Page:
Friday, November 23, 2012

Dubrovnik, Croatia

Tim:  Dubrovnik is a beautiful city. Our accommodation was located about 1.5 miles out of the old historical center of town. We walked down to town in the early evening to find dinner. The old town is located inside the 13th century wall that were meant to provide safety from invading Turks. The city is located on the Adriatic see, so one of the walls is built right out of the water. The walls of Dubrovnik are considered the best preserved castle walls in all of Europe and are the number one listed tourist attraction in all of Croatia. The walls are still maintained and it is possible to walk on top of the entire two kilometer wall. We did just that in about an hour an a half of walking and viewing from the many towers that rested along the walls.

We had read about cliff jumping as an activity in Dubrovnik, and we spied a good spot on our jaunt from our hotel while walking along the coast. A small trail with stairs lead down the rocky cliff side to a small rock outcropping that had a metal ladder coming out of the water back onto the rocks. We saw this on our first day, but opted to wait as the sun was behind clouds. We made it down there the next day, but the surf had picked up and it was not very sunny so the cliff jumping did not work out. We did however meet some very gracious locals who where having a Sunday afternoon party on a platform on the rocks. They invited us for desserts and coffee and we talked to the group of eight old men for an hour or so before heading back to our room.

Our fourth day in Dubrovnik we decided on some SCUBA diving. It was difficult to find a diving shop that was even open this time of year even though it was not very cold out. Croatia is known for its excellent diving and large number of ship wrecks off of its coast. We almost backed out of our dives that morning because it was quite overcast and had rained that night. We did end up going for it and had an amazing time.

Our first dive was to island with a saltwater lake that was connected to the sea by a cave and a 15 meter underwater tunnel. During the war there in 1992 there was an armory located on the island. Underwater we could see many large artillery shells and even rifle cartridges. On the second dive we went near the dive center to a small rocky island with coral reefs jutting out from it. We saw many octopus hiding under rocks as well as several moray eels and tuna.

Amber:  Dubrovnik is beautiful.  After driving about seven hours through Montenegro from Albania, we arrived in the dark and found our little guest house.  It was very cozy, complete with a little orange tree and roses in the front terrace.  We hiked down to the "Old Town" of Dubrovnik and had a fun dinner of steamed muscles and a huge pot of seafood risotto at a cozy restaurant on the harbor.  While the food was delicious, we were clearly no longer in Albania... dinner with two glasses of wine and a .5 L of beer was $35!!  We decided we needed to be more budget conscious and to cook in while in Dubrovnik.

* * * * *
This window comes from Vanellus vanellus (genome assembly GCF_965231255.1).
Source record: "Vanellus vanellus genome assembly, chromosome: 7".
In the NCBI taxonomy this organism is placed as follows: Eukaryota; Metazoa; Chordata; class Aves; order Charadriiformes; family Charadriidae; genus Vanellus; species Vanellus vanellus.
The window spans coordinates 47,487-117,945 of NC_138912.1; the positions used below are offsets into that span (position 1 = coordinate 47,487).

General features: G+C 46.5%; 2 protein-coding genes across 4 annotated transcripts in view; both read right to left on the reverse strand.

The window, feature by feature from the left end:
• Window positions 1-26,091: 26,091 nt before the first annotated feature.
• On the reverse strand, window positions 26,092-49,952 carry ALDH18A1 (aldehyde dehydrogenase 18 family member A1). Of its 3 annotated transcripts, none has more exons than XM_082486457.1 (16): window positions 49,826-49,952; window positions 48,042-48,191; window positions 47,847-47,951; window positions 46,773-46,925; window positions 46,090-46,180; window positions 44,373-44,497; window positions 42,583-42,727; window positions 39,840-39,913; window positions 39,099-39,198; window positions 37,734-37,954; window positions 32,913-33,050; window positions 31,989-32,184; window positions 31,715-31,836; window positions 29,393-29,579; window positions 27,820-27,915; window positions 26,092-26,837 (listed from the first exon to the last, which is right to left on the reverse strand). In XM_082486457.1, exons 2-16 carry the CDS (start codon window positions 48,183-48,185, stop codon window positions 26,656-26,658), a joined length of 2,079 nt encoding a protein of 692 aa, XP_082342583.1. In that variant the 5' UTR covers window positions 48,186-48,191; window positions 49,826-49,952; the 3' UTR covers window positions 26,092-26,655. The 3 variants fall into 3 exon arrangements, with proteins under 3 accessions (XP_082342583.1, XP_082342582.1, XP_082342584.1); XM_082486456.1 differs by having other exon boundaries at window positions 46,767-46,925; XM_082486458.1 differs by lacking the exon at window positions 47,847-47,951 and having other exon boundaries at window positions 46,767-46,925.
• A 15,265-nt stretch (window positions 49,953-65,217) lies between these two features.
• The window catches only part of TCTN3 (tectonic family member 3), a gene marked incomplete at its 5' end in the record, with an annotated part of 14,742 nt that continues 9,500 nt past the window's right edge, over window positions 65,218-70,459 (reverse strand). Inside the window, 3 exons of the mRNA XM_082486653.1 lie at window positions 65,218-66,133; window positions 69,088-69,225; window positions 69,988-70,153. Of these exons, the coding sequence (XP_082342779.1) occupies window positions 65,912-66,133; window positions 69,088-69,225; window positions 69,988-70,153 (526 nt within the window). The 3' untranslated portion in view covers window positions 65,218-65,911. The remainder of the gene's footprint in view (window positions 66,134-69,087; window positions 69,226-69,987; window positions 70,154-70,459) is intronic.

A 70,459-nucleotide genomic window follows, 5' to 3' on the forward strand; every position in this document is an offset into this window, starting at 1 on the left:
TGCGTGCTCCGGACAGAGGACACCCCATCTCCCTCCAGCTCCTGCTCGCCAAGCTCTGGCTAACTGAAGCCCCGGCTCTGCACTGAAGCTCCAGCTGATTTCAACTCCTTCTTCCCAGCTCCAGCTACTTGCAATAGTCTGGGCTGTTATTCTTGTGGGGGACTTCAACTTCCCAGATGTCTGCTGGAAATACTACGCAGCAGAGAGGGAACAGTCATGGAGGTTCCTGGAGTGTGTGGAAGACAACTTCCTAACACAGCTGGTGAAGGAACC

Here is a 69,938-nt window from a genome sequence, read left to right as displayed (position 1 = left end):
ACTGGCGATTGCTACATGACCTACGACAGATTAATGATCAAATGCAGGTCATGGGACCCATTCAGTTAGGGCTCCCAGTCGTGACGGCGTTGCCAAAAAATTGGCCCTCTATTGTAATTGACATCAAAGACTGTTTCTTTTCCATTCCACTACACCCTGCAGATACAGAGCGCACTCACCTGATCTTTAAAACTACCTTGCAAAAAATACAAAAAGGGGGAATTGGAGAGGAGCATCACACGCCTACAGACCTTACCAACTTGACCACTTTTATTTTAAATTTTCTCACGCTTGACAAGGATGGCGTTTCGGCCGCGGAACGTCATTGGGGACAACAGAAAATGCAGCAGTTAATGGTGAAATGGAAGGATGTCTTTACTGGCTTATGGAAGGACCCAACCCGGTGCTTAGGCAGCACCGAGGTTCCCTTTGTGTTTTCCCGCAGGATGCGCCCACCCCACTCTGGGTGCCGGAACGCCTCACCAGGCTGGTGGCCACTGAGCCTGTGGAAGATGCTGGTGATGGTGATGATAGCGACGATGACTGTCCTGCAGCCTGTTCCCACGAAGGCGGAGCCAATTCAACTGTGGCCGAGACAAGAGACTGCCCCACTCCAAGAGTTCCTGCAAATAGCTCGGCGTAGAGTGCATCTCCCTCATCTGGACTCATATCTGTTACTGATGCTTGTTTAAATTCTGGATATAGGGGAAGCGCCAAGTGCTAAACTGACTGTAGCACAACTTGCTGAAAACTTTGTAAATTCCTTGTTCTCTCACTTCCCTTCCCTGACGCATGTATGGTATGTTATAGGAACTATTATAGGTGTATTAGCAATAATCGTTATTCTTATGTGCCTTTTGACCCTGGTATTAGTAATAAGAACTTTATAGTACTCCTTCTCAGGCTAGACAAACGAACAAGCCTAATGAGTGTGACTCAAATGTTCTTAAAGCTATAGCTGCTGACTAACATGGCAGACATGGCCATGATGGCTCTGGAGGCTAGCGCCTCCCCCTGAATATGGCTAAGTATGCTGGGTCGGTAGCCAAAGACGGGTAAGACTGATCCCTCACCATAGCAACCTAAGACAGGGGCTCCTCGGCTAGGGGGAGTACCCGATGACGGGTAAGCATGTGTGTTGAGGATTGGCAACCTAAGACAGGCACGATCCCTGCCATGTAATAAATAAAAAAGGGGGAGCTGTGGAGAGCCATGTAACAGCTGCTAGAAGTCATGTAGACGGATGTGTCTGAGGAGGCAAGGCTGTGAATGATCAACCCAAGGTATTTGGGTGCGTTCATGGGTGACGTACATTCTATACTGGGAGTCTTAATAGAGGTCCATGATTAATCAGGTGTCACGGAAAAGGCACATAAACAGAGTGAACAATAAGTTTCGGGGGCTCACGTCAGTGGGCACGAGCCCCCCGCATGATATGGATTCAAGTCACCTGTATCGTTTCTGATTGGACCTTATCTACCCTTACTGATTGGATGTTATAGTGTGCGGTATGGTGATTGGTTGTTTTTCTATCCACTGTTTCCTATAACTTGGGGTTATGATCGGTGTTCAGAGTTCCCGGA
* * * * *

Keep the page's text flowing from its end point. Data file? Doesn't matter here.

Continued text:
Diving was really fun.  At first, I was a little nervous about the cave diving.  Our guide even scolded me for swimming too fast and going past octopus he had sighted.  I seriously just wanted to get to the tunnel from the open ocean, swim through it, and pop out safely into the island saltwater lagoon, alive, and then slow down and look at octopus.  Of course, once in the water and swimming through the tunnel, it was beautiful and safe, so my concern was unnecessary.  Thankfully, our second dive was filled with octopus hiding in cracks in the reef or under rocks.  We lost count of how many we found.  They were so cool!  They were completely covered except for their little eyes poking out of their hiding spot. Tim found a huge moray eel and was able to yell loud enough at me to make me turn around and watch the arm sized neck and head of the purple moray eel, glaring at us from his hole.

Tim:  We hiked up Srg Mountain, the hill behind Dubrovnik for a pretty view of the city. The mountain top had an old French fort built during the Napoleon occupation in the 1700s. We had to make sure to stay on the main trail. We were warned that the whole mountain was laid with mines during the 1992 aggression and although they were said to all be removed... you never know.

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